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Pontcysyllte Aqueduct celebrates 10 years of World Heritage Status

Pontcysyllte Aqueduct celebrates 10 years of World Heritage Status

This year, Britain’s highest and longest aqueduct, the Pontcysyllte Aqueduct and 11 miles of the Llangollen Canal, will celebrate 10 years of World Heritage Status designation, giving it membership of an elite club of sites, including the Taj Mahal and the Pyramids.

Since the designation, the Pontcysyllte Aqueduct has become a ‘Must Do’ destination for thousands of international tourists and visitor numbers have quadrupled, with nearly half a million people viewing the ‘Stream in the Sky’ and the Trevor Basin Visitor Centre in 2018.

The aqueduct has also become a regular media star, hosting lots of TV programmes, including ‘Bargain Hunt’, ‘Antiques Road Trip’, ‘Lost Railway Walks’, ‘Escape to the Country’, CBBC and several news broadcasts.

To mark this important milestone, The Canal & River Trust charity in Wales, Glandwr Cymru, will be working with local partners to organise 12 months of celebrations, including a new photography competition, a specially-brewed beer, spectacular luminaire structure lighting, an ‘Under the Arches’ celebration and other community events.

Lynda Slater, Trevor Basin visitor centre manager with the Canal & River Trust, says: “The World Heritage Status has made a world of difference to this spectacular structure and the 11 miles of Llangollen Canal which surround it. The Pontcysyllte Aqueduct has gone from being a national treasure to a tourist destination of international significance.“

The Llangollen Canal is one of the most popular canals in the country with hire boaters. With the opportunity to cruise over two stunning aqueducts at Pontcysyllte and Chirk, and meander through the beautiful Welsh countryside, it is a hot favourite with people wanting to spend their holiday time on the waterways. 

Our canal boat hire base at Trevor Basin has long been one of our most popular departure points, and from April this year, we will also be offering narrowboat hire from our new boat yard at Whixall Marina, on the Prees Branch of the Llangollen Canal in Shropshire.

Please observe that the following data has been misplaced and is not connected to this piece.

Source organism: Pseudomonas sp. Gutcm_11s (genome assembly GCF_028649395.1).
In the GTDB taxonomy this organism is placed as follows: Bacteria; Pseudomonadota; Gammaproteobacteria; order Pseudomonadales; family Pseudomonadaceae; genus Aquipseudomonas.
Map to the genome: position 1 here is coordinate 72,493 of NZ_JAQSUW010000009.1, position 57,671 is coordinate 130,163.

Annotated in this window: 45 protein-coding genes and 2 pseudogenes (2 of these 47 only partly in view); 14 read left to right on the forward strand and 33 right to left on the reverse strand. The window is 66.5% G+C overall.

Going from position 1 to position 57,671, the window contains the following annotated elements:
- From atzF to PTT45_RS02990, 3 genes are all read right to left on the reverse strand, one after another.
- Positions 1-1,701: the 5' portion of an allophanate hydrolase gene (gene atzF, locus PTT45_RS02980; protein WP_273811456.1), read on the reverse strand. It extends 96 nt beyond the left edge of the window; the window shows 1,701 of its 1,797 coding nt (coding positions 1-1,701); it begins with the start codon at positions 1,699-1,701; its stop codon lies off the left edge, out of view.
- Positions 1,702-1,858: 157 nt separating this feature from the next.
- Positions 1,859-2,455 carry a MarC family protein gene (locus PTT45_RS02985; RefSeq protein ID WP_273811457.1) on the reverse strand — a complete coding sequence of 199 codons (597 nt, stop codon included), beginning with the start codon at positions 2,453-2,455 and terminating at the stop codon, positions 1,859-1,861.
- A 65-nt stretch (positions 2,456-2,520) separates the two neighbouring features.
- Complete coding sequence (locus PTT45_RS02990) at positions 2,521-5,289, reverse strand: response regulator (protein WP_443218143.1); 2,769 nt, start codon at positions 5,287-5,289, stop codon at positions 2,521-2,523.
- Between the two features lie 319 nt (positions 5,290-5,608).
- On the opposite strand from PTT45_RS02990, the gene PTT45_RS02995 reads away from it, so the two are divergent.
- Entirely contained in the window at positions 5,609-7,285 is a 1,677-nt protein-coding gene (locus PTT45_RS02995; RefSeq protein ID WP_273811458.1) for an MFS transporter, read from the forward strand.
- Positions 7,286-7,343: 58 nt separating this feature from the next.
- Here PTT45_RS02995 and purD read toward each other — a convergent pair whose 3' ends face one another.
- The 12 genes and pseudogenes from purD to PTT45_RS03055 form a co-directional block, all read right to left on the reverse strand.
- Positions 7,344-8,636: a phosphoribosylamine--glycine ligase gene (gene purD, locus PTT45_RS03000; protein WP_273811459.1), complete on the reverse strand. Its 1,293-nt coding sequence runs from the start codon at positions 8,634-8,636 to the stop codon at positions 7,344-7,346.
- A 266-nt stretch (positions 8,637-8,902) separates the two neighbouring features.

2019 Short breaks (three or four nights) from Trevor and Whixall start at £495 on a boat for four people, £705 for a week.

We also offer day boat hire from Trevor, just a five minutes by boat from the Pontcysyllte Aqueduct.  Prices start at £120 for a day boat for up to 10 people.

Pontcysyllte Fact File

  • Pontcysyllte Aqueduct and Llangollen Canal became a World Heritage Site on 27 June, 2009.
  • Pontcysyllte is pronounced - ‘pont-cuss-ull-teh’ meaning ‘the bridge that joins’
  • The Pontcysyllte is a Grade I listed building, a scheduled ancient monument and forms the centrepiece of the 11 mile World Heritage Site.
  • The Pontcysyllte Aqueduct is one of the ‘Seven Wonders of the Waterways’, compiled over 60 years ago by Robert Aickman, co-founder of the Inland Waterways Association, and published in his book Know Your Waterways.
  • The Pontcysyllte Aqueduct was constructed by Thomas Telford and William Jessop between 1796 and 1805 during the Industrial Revolution to enable slate and limestone to be moved from quarries in North Wales to the Midlands and beyond.
  • The aqueduct measures a record-breaking 1,000 ft (307m) long and at its highest point it is 126 ft (38.4m) above the River Dee.
  • A cast iron trough, which holds 330,000 gallons (1.5 million litres) of water, is 11ft wide and 5ft 3ins deep. It is emptied by pulling out a giant plug in the centre and takes two hours to drain.
  • With not even a handrail on the north side, when travelling across by canal boat, it’s probably the most heart-stopping and exhilarating experience on the canal network!
  • There are 19 elegant arches and 18 slender sandstone piers, each with a 45ft span.
  • To keep the aqueduct as light as possible, the slender masonry piers are partly hollow and taper at their summit.
  • Incredibly, ox blood was added to the lime mortar which binds the structure’s masonry together, following an ancient superstition that the blood of a strong animal would strengthen a structure. And sugar was boiled with Welsh flannel then mixed with tar to seal the cast joints of the structure’s cast iron trough.
  • Visitors come from all over the world, with Australians and Japanese heading the international league table. Signing the centre’s visitor book last year were tourists from 52 countries from faraway places such as Zambia, Saudi Arabia, Singapore and the Philippines, as well as most European nations.
  • Repairs to the Pontcysyllte Aqueduct handrail are among eight vital maintenance projects being undertaken by the Canal & River Trust along the Welsh Border canals this winter.

 Cross the Pontcysyllte Aqueduct on your canal boat holiday